We all behaved well as we worked across the huge divides that define America in our times, and I was probably not the only one who wondered where this all might end.


Suburban Discrimination

New York City: Wake up and it’s another day, voice or no voice, in the madness and mayhem of the city.  In a cruel scheduling irony though I had committed to speaking to a class at Sarah Lawrence College and being interviewed on the train going up and back to Bronxville from Grand Central.  This was laughable!  Whispering my way through the morning, I had just enough voice to be understood somewhat hoarsely in the auditorium where we talked about politics and the role that community organizations like ACORN and unions are playing these days.  The students were kind and generous, so no permanent harm was done.

 Professor Ray Seidelman drove us back to the train station from the college, and we inquired about housing prices.  The sky seems to no longer set the ceiling on prices in the suburbs.  Modest frame homes were pushing a million.  Brick with more appointments soared past that mark and farther than the mind could grasp.  Ray shared that the demographics of Bronxville thanks to the quick 25 minute odd train ride from there to Grand Central still make this area a rare suburban enclave that was still mostly white, still staunchly Republican even compared to the rest of Westchester County, and still almost as anti-Semitic in fact as its reputation had made it for many decades.  Who says rapid transit doe not matter to the upper middle class?  It was a casual, but profound, lesson in how the more things change, the more they seem the same.

 I was reminded that for all of the issues in our cities, suburbs are still dangerous and frightening places on some very basic social and human justice issues.   Recently, ACORN’s Long Island office, based in Hempstead, released a report that on housing discrimination by race and ethnicity in Nassau County for example.  ACORN has used “testers” in dealing with real estate rental agencies in order to see if African-Americans or Hispanics would be dealt with in any different fashion in securing apartments in Nassau that whites.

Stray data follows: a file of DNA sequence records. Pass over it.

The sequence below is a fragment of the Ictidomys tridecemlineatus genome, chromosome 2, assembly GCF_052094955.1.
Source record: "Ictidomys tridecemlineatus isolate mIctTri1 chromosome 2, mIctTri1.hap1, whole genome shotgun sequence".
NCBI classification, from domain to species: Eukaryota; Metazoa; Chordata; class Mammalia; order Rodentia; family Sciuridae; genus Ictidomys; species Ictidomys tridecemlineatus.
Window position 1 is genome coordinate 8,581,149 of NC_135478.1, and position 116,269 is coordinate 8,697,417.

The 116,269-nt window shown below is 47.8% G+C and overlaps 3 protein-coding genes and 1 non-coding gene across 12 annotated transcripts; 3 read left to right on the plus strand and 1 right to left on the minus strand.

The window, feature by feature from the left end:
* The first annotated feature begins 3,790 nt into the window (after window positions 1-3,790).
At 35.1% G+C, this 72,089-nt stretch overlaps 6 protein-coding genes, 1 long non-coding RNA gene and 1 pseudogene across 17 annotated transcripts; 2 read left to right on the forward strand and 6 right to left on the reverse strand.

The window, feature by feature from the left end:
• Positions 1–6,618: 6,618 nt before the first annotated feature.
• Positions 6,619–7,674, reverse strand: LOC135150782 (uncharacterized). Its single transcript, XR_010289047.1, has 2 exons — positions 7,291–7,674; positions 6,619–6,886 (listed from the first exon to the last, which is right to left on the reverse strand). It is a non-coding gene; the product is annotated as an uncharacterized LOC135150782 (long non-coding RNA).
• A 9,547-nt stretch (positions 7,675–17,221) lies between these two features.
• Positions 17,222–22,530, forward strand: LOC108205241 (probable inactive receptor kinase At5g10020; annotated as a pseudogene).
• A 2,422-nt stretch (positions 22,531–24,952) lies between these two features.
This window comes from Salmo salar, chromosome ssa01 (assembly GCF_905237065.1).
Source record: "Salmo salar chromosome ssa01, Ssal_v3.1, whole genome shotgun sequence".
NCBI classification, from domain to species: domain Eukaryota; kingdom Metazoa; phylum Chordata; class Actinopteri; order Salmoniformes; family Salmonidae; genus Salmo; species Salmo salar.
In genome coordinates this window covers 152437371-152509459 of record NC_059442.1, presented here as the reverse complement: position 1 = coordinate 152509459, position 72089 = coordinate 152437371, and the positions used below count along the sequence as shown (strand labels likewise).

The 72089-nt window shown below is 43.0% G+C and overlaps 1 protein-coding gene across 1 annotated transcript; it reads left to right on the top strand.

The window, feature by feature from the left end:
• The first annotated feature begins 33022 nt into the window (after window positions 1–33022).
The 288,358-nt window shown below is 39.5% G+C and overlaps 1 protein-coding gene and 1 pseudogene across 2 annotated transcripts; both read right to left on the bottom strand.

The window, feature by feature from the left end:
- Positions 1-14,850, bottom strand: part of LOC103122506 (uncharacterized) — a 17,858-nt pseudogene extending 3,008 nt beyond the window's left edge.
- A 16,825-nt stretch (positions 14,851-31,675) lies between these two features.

Here is what Long Island ACORN found.  White testers sent into real estate agencies were told there were apartments available 93% of the time, while black and Hispanic testers were told the same thing only 53% of the time.  Furthermore, nearly a third of the minority testers were steered to different, usually less affluent areas, while only 2% of the white testers were steered elsewhere.

 Tragically for our communities and society, we all know that this problem is not isolated in Nassau, but is ubiquitous in suburban — and even urban — America.  So common that many African-Americans and Hispanics simply can not have the time to devote to filing complaints about each occurrence of discrimination.  Eventually, people become hardened, if not inured, to this problem.  They try to get on with their lives, scars and all, or their lives would be nothing but waiting in one line after another, at one agency after another, watching their lives leak out while filing another complaint about discrimination which is obvious, systemic, and increasingly trivial when measured against enforcement.

 Meanwhile Westchester home values soar, Nassau tries to maintain some level of exclusivity, the national housing crises goes unabated, overcrowding in cities accelerates, generations of Americans are scarred and diminished permanently, and the train runs like clockwork into Grand Central Station.